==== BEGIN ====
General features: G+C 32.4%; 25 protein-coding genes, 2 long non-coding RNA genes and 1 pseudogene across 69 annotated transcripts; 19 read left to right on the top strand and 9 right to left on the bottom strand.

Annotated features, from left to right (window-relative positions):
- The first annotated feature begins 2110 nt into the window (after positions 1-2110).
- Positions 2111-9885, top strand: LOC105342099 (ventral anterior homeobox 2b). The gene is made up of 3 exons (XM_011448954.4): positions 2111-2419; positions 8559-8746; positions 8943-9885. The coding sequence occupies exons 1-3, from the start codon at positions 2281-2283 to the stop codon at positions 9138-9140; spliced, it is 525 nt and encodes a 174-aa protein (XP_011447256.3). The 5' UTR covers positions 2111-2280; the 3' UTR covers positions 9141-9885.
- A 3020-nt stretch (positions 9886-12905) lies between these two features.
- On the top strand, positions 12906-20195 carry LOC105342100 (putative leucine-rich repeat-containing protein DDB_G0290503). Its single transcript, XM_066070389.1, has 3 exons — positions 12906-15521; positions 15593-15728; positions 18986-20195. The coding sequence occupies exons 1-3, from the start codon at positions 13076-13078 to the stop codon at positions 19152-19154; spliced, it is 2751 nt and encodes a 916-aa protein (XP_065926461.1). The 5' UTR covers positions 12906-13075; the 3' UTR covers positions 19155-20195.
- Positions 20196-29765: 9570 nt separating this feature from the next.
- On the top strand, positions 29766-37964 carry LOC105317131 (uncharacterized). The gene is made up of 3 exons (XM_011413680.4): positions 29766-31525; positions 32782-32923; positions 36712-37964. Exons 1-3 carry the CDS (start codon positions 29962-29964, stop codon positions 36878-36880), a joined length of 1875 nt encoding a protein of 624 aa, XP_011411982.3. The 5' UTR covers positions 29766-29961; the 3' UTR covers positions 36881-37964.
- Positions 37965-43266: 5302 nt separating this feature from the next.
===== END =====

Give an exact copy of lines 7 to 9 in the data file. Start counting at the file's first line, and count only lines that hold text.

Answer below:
- Positions 20196-29765: 9570 nt separating this feature from the next.
- On the top strand, positions 29766-37964 carry LOC105317131 (uncharacterized). The gene is made up of 3 exons (XM_011413680.4): positions 29766-31525; positions 32782-32923; positions 36712-37964. Exons 1-3 carry the CDS (start codon positions 29962-29964, stop codon positions 36878-36880), a joined length of 1875 nt encoding a protein of 624 aa, XP_011411982.3. The 5' UTR covers positions 29766-29961; the 3' UTR covers positions 36881-37964.
- Positions 37965-43266: 5302 nt separating this feature from the next.